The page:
Tuesday, January 2, 2007

Season Oh Seven Is Upon Us

Coming out of the holiday season always means one thing for the general public: trim down and shape up. Whether it's weight we've gained through Christmas cookies or excessive eggnog, we are all hoping to shed some of our winter extras through a variety of New Year's pledges that most of the time never tend to stick around. Going to the gym today certainly put that truth on display for me. Every cardio machine was taken, and while I am never one to be impatient, I didn't feel like it was fair that I (a hard-working eliptical user) had to wait while a young woman in green dress pants chatted away on her cell phone and skimmed through the pages of Vanity Fair while I waited.

This time of year means something completely different for the touring tennis players of the WTA and ATP tours. While they don't have to stand in any such cardio lines waiting for Miss Social to finish her conversation slash "workout", the pros of the men's and women's tours should have already put in their time at the gym. Following their respective tour ending tournaments (usually in early/mid November) players take a vacation for a week or two before hitting the weights and running their sprint drills to get in top form for the year's most grueling grand slam.

The Australian Open has always been - to me - the most difficult slam for this reason alone. Coming out of the off season, players not only need to be able to shake off their early-season rust but also must be in great shape to win seven straight matches in the mid-summer heat of Melbourne. Look at what the past has proven: Agassi, Capriati, Henin-Hardenne and Federer are all players that took not only their tennis but their fitness seriously and reaped the benefits of an early-year slam victory.

So true is this statement in 2007. Global warming is no joke my friends; our friends Down Under are in for some serious heat on the court. Here's a look at my top prospects on both the men's and women's side of the draw:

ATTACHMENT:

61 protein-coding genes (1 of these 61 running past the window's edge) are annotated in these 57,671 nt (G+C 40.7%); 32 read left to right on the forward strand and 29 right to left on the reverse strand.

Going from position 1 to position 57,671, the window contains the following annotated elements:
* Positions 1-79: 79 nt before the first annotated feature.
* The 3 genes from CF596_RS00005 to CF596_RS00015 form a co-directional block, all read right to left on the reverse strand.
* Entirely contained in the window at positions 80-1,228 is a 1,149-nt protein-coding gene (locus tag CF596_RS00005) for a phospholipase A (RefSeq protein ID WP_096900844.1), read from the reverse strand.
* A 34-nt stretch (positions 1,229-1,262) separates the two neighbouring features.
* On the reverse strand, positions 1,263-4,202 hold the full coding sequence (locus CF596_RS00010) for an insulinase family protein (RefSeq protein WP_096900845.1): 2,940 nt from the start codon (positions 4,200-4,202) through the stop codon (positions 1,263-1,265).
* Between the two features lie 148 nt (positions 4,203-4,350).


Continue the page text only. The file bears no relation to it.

Roger Federer (SUI) - The three-slam sultan from 06 is back this year for the piece of history he is yet to claim: The Grand Slam. Federer conquered everything but the clay last year and barring any sort of Murray in Montreal repeats, the Fed has a legitimate shot. He won the season-ending championships with ease following his three-set match-points down win over Roddick in the round robin and consistently arrives in Australia in top condition both physically and mentally. The thing I love about Fed is how cool and calm he is: he understands that his time off is important and uses it not only to rest his batteries, but to recharge them.

Rafael Nadal (ESP) - The two-time French champ needs to start to figure his game out off the clay in order to continue what has been an impressive rivalry with Federer the past two years. Following his loss to Fed in the finals at Wimbledon, Rafa had a poor summer hardcourt season that ended with a quarterfinal loss to Youzhny at the Open. The fall didn't treat our ferocious Spaniard friend much better, he didn't reach a final in three Masters Series events and lost in straights to Fed to end an extremely average (minus Rome and Paris) year. The thing I love about Nadal is his ability to bounce back, both physically and mentally. Look for him to show up in Melbourne with biceps bulging and hungry for his first non-clay slam title.